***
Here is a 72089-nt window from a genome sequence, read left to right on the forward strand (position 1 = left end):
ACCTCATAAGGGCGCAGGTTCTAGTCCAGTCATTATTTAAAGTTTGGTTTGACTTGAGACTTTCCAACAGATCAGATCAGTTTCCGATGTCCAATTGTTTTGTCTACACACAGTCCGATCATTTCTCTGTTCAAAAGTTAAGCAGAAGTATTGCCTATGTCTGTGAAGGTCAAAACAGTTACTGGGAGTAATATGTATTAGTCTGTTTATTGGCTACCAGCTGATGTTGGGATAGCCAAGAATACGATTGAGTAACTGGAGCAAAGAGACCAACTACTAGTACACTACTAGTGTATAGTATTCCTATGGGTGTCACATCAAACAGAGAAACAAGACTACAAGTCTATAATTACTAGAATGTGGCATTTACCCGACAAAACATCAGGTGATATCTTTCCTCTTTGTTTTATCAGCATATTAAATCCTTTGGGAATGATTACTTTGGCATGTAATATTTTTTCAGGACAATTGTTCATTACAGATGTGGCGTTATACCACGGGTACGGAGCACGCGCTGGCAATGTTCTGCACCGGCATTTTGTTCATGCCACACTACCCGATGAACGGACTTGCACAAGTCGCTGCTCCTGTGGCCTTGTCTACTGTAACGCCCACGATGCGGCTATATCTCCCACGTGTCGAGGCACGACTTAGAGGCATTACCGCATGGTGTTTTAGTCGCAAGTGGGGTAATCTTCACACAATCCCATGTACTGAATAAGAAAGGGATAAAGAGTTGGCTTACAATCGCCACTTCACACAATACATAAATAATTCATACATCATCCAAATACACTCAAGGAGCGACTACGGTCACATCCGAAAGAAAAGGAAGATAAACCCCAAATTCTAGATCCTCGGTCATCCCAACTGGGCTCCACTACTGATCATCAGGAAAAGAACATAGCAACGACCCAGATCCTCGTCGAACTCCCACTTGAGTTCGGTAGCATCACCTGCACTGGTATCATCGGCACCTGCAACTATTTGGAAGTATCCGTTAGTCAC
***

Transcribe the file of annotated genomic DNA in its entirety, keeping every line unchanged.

Here is a 72089-nt window from a genome sequence, read left to right on the forward strand (position 1 = left end):
ACCTCATAAGGGCGCAGGTTCTAGTCCAGTCATTATTTAAAGTTTGGTTTGACTTGAGACTTTCCAACAGATCAGATCAGTTTCCGATGTCCAATTGTTTTGTCTACACACAGTCCGATCATTTCTCTGTTCAAAAGTTAAGCAGAAGTATTGCCTATGTCTGTGAAGGTCAAAACAGTTACTGGGAGTAATATGTATTAGTCTGTTTATTGGCTACCAGCTGATGTTGGGATAGCCAAGAATACGATTGAGTAACTGGAGCAAAGAGACCAACTACTAGTACACTACTAGTGTATAGTATTCCTATGGGTGTCACATCAAACAGAGAAACAAGACTACAAGTCTATAATTACTAGAATGTGGCATTTACCCGACAAAACATCAGGTGATATCTTTCCTCTTTGTTTTATCAGCATATTAAATCCTTTGGGAATGATTACTTTGGCATGTAATATTTTTTCAGGACAATTGTTCATTACAGATGTGGCGTTATACCACGGGTACGGAGCACGCGCTGGCAATGTTCTGCACCGGCATTTTGTTCATGCCACACTACCCGATGAACGGACTTGCACAAGTCGCTGCTCCTGTGGCCTTGTCTACTGTAACGCCCACGATGCGGCTATATCTCCCACGTGTCGAGGCACGACTTAGAGGCATTACCGCATGGTGTTTTAGTCGCAAGTGGGGTAATCTTCACACAATCCCATGTACTGAATAAGAAAGGGATAAAGAGTTGGCTTACAATCGCCACTTCACACAATACATAAATAATTCATACATCATCCAAATACACTCAAGGAGCGACTACGGTCACATCCGAAAGAAAAGGAAGATAAACCCCAAATTCTAGATCCTCGGTCATCCCAACTGGGCTCCACTACTGATCATCAGGAAAAGAACATAGCAACGACCCAGATCCTCGTCGAACTCCCACTTGAGTTCGGTAGCATCACCTGCACTGGTATCATCGGCACCTGCAACTATTTGGAAGTATCCGTTAGTCAC